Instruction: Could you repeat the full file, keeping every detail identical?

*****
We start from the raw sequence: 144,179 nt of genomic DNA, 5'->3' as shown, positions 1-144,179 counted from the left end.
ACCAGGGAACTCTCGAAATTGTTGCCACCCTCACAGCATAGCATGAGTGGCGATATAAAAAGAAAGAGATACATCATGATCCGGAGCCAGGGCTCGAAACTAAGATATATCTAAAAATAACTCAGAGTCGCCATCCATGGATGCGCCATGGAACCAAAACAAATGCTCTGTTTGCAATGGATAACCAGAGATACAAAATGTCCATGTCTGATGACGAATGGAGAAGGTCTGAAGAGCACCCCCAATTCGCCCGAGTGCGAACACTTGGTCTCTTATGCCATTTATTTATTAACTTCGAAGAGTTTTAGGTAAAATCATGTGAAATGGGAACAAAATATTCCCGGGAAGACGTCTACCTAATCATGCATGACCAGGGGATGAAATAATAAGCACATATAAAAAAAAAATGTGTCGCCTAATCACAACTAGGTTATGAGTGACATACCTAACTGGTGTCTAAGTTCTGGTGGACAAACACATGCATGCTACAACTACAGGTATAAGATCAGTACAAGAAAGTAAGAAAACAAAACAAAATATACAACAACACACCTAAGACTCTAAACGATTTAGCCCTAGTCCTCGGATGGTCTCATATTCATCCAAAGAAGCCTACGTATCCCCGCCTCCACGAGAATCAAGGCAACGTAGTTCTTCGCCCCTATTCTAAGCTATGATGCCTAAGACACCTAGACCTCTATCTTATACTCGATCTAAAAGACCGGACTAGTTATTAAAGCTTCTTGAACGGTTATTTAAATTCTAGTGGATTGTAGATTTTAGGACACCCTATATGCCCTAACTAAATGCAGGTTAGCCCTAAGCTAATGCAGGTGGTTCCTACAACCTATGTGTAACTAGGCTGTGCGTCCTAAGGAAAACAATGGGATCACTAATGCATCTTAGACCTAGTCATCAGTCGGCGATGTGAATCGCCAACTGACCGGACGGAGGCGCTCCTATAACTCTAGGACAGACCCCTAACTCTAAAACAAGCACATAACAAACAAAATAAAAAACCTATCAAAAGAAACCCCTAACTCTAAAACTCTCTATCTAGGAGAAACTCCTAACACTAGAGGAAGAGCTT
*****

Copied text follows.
We start from the raw sequence: 144,179 nt of genomic DNA, 5'->3' as shown, positions 1-144,179 counted from the left end.
ACCAGGGAACTCTCGAAATTGTTGCCACCCTCACAGCATAGCATGAGTGGCGATATAAAAAGAAAGAGATACATCATGATCCGGAGCCAGGGCTCGAAACTAAGATATATCTAAAAATAACTCAGAGTCGCCATCCATGGATGCGCCATGGAACCAAAACAAATGCTCTGTTTGCAATGGATAACCAGAGATACAAAATGTCCATGTCTGATGACGAATGGAGAAGGTCTGAAGAGCACCCCCAATTCGCCCGAGTGCGAACACTTGGTCTCTTATGCCATTTATTTATTAACTTCGAAGAGTTTTAGGTAAAATCATGTGAAATGGGAACAAAATATTCCCGGGAAGACGTCTACCTAATCATGCATGACCAGGGGATGAAATAATAAGCACATATAAAAAAAAAATGTGTCGCCTAATCACAACTAGGTTATGAGTGACATACCTAACTGGTGTCTAAGTTCTGGTGGACAAACACATGCATGCTACAACTACAGGTATAAGATCAGTACAAGAAAGTAAGAAAACAAAACAAAATATACAACAACACACCTAAGACTCTAAACGATTTAGCCCTAGTCCTCGGATGGTCTCATATTCATCCAAAGAAGCCTACGTATCCCCGCCTCCACGAGAATCAAGGCAACGTAGTTCTTCGCCCCTATTCTAAGCTATGATGCCTAAGACACCTAGACCTCTATCTTATACTCGATCTAAAAGACCGGACTAGTTATTAAAGCTTCTTGAACGGTTATTTAAATTCTAGTGGATTGTAGATTTTAGGACACCCTATATGCCCTAACTAAATGCAGGTTAGCCCTAAGCTAATGCAGGTGGTTCCTACAACCTATGTGTAACTAGGCTGTGCGTCCTAAGGAAAACAATGGGATCACTAATGCATCTTAGACCTAGTCATCAGTCGGCGATGTGAATCGCCAACTGACCGGACGGAGGCGCTCCTATAACTCTAGGACAGACCCCTAACTCTAAAACAAGCACATAACAAACAAAATAAAAAACCTATCAAAAGAAACCCCTAACTCTAAAACTCTCTATCTAGGAGAAACTCCTAACACTAGAGGAAGAGCTT